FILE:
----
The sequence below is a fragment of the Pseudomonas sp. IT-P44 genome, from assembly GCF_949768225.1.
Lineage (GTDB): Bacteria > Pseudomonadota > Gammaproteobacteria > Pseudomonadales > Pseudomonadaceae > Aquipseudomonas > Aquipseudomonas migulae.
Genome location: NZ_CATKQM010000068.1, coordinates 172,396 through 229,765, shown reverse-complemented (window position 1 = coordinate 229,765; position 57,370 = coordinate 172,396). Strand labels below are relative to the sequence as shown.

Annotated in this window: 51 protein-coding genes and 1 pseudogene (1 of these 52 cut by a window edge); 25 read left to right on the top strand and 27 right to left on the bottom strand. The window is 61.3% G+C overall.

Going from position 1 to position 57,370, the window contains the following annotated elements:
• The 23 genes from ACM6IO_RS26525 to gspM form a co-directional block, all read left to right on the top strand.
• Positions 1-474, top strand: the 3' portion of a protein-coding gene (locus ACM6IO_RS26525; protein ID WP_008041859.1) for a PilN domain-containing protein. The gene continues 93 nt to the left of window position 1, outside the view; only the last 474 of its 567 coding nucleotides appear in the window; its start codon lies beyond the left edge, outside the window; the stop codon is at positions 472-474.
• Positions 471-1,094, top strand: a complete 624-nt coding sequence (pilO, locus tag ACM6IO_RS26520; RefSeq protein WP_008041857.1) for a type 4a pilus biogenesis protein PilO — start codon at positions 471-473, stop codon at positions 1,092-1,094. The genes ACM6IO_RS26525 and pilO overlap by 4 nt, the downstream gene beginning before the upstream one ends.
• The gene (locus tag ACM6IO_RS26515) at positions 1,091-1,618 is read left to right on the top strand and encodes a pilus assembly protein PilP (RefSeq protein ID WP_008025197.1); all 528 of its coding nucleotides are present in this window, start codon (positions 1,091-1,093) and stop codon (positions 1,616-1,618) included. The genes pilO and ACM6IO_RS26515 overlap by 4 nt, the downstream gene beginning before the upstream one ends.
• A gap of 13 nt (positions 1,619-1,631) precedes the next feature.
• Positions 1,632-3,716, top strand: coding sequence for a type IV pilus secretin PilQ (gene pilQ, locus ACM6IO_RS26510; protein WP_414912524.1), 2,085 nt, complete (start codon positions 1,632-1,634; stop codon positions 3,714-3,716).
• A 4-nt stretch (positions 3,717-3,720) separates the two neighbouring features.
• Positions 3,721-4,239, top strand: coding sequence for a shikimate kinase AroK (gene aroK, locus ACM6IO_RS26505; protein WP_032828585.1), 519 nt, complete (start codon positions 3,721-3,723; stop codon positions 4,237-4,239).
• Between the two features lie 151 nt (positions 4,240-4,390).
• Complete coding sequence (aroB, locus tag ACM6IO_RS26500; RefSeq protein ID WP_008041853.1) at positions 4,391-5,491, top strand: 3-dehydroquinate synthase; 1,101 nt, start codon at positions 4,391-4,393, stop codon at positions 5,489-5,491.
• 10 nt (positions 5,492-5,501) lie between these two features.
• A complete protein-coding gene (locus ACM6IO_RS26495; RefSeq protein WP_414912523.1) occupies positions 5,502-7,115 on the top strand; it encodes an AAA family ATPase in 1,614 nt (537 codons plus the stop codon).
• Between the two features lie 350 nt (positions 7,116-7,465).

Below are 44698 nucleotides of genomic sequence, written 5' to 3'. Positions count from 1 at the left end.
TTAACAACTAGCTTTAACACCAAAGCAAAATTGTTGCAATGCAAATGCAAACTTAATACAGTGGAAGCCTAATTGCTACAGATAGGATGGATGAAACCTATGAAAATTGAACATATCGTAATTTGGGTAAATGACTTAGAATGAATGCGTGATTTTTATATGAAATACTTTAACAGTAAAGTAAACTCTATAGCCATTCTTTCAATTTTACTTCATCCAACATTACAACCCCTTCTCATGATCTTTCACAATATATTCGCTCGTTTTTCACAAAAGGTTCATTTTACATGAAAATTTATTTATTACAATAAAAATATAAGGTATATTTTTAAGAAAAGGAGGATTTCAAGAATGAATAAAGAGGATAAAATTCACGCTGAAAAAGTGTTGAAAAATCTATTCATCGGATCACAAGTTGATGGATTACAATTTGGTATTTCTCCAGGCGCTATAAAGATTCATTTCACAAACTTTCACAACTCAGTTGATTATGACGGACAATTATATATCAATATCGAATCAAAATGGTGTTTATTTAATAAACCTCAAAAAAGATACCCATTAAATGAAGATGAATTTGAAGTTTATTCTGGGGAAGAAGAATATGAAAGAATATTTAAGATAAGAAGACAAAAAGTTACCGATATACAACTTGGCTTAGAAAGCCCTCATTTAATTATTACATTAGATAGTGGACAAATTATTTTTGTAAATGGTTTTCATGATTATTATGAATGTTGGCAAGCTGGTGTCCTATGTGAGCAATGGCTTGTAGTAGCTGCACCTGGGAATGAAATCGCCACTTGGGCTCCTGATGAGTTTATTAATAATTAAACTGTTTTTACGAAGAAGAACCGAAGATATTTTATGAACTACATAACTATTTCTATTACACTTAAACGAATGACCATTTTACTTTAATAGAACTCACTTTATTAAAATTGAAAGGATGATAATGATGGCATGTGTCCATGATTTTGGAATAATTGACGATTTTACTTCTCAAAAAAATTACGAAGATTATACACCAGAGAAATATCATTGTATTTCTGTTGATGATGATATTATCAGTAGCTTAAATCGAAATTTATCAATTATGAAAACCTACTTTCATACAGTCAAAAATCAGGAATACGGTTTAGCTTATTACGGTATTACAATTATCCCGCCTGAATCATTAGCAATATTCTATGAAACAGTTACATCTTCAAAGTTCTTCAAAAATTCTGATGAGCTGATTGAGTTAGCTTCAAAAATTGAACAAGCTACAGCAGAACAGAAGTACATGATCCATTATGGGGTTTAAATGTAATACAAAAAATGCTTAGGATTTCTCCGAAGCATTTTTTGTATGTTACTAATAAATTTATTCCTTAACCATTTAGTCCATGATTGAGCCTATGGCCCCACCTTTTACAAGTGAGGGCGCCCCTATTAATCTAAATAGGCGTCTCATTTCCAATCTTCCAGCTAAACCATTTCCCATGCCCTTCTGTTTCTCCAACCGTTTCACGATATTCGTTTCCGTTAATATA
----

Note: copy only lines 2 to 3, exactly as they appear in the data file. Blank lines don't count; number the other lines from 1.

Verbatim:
Lineage (GTDB): Bacteria > Pseudomonadota > Gammaproteobacteria > Pseudomonadales > Pseudomonadaceae > Aquipseudomonas > Aquipseudomonas migulae.
Genome location: NZ_CATKQM010000068.1, coordinates 172,396 through 229,765, shown reverse-complemented (window position 1 = coordinate 229,765; position 57,370 = coordinate 172,396). Strand labels below are relative to the sequence as shown.